Objectives To identify acute heart failure (HF) precipitants in patients with a history of chronic HF, and to analyse any relationship with early outcomes.
Background There are limited studies on acute HF precipitants and the relationship with outcomes, and determining this will help to identify the avoidable precipitants and may lead to better outcomes.
Methods Patients with a history of HF and admission to the authors' hospital in 2008, with a discharge primary diagnosis of HF, were enrolled. Diagnosis of HF was prospectively defined and reviewed by two cardiology teams. Patients' case records were reviewed, or families were interviewed for 1-month follow-up outcome information.
Results 242 admissions by 185 patients constituted our study cohort. Patients were older, and 36.8% were females. The ethnic Chinese, Malay and Indian composition of the cohort were 41.3%, 35.1% and 16.1% respectively. The mean left-ventricular ejection fraction was 34.0±17.5%. Preserved left ventricular ejection fraction (≥45%) constituted 35.1% of the cohort. Acute HF precipitants were identified in 62.8% of admissions and unidentified in 37.2% admissions. Non-compliance issues and infections constituted 27.2% and 13.6% of precipitants respectively. Cardiac precipitants accounted for 10.0% admissions. Multiple precipitants accounted for 8.3% admissions. There were no significant differences in patient profile, including ethnicity and gender, and outcomes between patients with identified precipitants and patients with unidentified precipitants.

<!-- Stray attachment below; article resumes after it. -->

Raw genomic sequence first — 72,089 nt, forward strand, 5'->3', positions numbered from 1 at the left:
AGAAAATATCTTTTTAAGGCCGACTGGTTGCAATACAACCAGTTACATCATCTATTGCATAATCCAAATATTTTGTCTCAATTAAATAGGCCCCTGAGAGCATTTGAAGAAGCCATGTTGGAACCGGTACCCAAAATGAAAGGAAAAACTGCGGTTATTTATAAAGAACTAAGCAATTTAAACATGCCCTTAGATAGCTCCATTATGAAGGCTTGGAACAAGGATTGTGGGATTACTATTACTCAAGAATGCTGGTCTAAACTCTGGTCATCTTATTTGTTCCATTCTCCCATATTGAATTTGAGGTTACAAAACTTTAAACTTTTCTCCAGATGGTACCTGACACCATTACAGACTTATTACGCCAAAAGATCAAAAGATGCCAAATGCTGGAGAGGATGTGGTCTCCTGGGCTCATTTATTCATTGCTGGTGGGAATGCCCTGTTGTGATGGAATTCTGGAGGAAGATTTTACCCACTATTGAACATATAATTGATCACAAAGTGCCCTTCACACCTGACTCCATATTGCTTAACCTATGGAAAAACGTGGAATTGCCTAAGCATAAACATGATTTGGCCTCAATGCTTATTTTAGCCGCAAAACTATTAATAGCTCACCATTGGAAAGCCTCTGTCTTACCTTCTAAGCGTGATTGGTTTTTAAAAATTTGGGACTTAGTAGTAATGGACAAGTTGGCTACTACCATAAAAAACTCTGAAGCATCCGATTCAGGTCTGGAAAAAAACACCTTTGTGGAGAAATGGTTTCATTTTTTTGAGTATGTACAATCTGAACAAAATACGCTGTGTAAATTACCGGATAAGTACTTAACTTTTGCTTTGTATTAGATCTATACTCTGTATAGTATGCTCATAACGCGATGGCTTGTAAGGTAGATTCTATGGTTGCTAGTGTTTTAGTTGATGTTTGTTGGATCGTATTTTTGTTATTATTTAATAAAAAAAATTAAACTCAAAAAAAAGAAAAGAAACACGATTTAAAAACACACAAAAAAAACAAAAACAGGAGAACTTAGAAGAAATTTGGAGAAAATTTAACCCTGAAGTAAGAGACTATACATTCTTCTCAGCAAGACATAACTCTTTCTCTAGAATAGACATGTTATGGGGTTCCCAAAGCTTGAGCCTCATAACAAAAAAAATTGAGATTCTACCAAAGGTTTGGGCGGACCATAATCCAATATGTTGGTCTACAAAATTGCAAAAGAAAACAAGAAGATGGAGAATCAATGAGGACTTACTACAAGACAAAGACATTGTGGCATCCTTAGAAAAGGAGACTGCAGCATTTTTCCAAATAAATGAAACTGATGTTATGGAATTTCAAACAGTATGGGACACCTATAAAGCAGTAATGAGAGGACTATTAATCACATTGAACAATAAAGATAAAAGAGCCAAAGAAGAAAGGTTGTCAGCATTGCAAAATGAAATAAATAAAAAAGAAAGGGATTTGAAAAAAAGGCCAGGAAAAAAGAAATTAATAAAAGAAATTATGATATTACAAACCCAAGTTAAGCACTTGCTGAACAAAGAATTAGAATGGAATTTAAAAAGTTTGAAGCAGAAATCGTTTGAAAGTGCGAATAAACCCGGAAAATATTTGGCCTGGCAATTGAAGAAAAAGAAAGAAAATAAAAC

Conclusion Non-compliance issues were a major precipitant of acute HF in patients with chronic HF. Precipitants were not determined in 37.2% of admissions. There were no significant associations between the different types of precipitants and early 30-day outcomes.
- Diagnosis of precipitants
- acute heart failure
- chronic heart failure
- heart failure
Statistics from Altmetric.com
Funding Changi General Hospital Department fund.
Competing interests None.
Ethics approval Ethics approval was provided by the hospital's (CGH) Institutional Review Board.
Provenance and peer review Not commissioned; externally peer reviewed.
If you wish to reuse any or all of this article please use the link below which will take you to the Copyright Clearance Center’s RightsLink service. You will be able to get a quick price and instant permission to reuse the content in many different ways.